(CNN) Ukrainian President Volodymyr Zelensky appealed to Congress for help on Wednesday in a historic speech, telling US lawmakers “we need you right now” as he invoked tragedies in American history like the attack on Pearl Harbor and the September 11 terrorist attack.
The speech, which was given as a virtual address to members of Congress, came as the United States is under pressure from Ukraine to supply more military assistance to the embattled country as it fights back against Russia’s deadly attack.
At the conclusion of his remarks, Zelensky had an impassioned message for President Joe Biden, saying, “You are the leader of your great nation. I wish you to be the leader of the world. Being the leader of the world means to be the leader of peace.”
Biden later pledged ongoing US aid to Ukraine and announced an additional $800 million in security assistance as he condemned Russia’s attacks in a speech of his own.
“America is leading this effort, together with our allies and partners, providing enormous levels of security and humanitarian assistance that we’re adding to today and we’re going to continue to do more in the days and weeks ahead,” Biden said.
In his address to Congress, the Ukrainian President expressed gratitude to Biden for aid the US has delivered so far, but he argued that more assistance is desperately needed. Zelensky specifically reiterated calls for the US to help enforce a no-fly zone in Ukraine to protect civilians and provide fighter aircraft that the Ukrainians can use to defend themselves, requests that have met with resistance.
The speech featured a short video with harrowing scenes from the war-torn country graphically depicting the brutal and deadly toll of the Russian invasion. At the end, the screen read: “close the sky over Ukraine.”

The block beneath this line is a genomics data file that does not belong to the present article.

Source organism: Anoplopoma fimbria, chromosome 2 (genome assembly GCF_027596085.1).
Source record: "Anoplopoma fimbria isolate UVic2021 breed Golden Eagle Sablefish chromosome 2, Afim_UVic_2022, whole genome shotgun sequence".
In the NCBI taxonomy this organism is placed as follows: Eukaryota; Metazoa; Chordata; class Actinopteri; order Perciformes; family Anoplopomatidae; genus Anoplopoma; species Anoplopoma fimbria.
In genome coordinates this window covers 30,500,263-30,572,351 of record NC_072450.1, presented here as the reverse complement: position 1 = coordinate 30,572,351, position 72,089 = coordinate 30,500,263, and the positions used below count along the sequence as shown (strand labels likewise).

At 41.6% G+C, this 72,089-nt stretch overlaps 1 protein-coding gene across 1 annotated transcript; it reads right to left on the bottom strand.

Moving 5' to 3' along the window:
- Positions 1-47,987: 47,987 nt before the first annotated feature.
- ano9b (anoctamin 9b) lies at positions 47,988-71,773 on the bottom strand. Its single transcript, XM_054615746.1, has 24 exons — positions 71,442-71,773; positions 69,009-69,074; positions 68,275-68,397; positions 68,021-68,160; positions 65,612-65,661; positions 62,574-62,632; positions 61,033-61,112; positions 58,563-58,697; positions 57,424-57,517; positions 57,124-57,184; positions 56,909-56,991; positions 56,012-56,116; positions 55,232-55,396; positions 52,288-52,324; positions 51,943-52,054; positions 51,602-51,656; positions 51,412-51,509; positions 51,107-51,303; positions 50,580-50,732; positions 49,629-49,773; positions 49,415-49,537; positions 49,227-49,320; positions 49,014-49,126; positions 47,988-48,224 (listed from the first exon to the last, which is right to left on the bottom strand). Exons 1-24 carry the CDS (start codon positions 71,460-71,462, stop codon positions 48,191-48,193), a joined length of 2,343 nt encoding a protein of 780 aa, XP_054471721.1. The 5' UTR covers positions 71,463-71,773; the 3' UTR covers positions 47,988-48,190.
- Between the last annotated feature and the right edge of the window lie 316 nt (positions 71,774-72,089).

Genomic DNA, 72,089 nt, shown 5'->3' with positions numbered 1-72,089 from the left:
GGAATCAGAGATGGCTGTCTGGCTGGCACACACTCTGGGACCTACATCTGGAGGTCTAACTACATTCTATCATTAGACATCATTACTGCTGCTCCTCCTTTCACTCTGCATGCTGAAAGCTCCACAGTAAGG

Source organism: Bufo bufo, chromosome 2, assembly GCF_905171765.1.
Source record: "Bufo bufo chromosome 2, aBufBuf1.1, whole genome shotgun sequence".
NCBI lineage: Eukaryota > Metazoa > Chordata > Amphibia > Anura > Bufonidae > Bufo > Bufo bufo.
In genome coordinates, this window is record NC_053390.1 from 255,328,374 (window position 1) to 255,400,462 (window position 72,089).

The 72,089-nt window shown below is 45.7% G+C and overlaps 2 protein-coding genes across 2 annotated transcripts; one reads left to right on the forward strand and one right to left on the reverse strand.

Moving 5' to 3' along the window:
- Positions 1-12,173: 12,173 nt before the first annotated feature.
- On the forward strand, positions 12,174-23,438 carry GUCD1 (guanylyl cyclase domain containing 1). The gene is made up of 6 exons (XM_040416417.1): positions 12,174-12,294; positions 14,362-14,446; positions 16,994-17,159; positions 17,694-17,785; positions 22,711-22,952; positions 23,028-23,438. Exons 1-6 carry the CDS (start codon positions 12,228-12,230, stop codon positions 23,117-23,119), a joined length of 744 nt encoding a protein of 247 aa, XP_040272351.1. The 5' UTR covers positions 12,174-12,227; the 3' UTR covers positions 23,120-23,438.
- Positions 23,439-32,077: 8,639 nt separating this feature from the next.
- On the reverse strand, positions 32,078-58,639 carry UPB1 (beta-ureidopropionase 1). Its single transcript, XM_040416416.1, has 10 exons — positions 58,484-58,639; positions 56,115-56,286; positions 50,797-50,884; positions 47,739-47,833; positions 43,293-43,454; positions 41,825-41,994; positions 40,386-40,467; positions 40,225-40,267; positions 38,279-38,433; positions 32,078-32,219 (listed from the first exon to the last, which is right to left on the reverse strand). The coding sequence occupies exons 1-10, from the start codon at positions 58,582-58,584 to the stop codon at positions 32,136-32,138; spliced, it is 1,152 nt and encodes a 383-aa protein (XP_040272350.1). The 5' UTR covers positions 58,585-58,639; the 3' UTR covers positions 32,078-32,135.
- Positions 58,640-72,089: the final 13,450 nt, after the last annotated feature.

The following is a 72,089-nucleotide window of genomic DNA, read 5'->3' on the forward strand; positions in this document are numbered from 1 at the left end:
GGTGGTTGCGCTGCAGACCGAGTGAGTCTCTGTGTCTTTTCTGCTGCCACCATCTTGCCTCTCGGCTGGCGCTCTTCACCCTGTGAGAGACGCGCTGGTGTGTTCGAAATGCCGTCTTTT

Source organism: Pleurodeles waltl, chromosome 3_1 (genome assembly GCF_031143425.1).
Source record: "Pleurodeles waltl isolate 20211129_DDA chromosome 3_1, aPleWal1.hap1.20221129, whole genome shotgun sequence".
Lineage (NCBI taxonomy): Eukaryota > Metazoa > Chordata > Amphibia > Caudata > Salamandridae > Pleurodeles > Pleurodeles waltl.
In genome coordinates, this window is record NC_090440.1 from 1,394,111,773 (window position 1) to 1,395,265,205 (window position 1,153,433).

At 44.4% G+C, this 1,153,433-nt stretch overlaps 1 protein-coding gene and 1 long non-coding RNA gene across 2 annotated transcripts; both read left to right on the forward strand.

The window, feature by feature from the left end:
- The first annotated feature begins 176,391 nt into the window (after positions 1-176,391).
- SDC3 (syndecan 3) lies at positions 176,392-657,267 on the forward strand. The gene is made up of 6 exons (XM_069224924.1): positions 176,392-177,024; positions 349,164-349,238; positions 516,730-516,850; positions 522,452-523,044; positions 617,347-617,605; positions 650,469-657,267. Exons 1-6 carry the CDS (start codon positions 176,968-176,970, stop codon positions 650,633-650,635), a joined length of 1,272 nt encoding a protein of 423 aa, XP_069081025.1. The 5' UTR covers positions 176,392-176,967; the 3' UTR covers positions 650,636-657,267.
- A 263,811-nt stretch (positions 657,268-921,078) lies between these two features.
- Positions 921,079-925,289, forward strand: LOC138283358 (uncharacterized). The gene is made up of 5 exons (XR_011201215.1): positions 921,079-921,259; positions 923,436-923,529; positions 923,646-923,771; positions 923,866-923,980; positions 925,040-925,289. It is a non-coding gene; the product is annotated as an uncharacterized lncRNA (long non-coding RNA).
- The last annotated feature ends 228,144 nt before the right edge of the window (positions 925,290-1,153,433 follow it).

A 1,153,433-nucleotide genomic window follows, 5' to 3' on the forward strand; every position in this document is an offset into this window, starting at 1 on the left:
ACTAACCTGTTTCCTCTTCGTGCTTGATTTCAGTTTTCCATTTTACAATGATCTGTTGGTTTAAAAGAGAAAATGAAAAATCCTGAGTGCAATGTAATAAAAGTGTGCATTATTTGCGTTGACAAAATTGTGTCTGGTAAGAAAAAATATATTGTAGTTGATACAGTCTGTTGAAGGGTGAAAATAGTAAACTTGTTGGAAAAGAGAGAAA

Zelensky paid tribute to tragic moments in American history as he made his appeal.
“Friends, Americans, in your great history, you have pages that would allow you to understand Ukrainians, understand us now, when we need you right now,” he said through a translator at the start of his speech, though at the end of his remarks, he spoke in English.
“Remember Pearl Harbor, terrible morning of December 7, 1941, when your sky was black from the planes attacking you,” Zelensky said. “Just remember it, remember, September the 11th, a terrible day in 2001 when evil tried to turn US cities into battlefields, when innocent people were attacked from air, just like nobody else expected it and you could not stop it. Our country experiences the same, every day, right now at this moment.”
The speech has sparked renewed debate among lawmakers over what more the US can do to aid the country as it fights back against Russia.
While there is widespread bipartisan support for aid to Ukraine, many US lawmakers also believe the US should be careful not to be drawn into any kind of direct, armed conflict with Russia.
Members on both sides of the aisle praised Zelensky after the speech concluded and many agreed the US has more work to do to ensure the safety of Ukraine, but most stopped short of endorsing the call for a no-fly zone.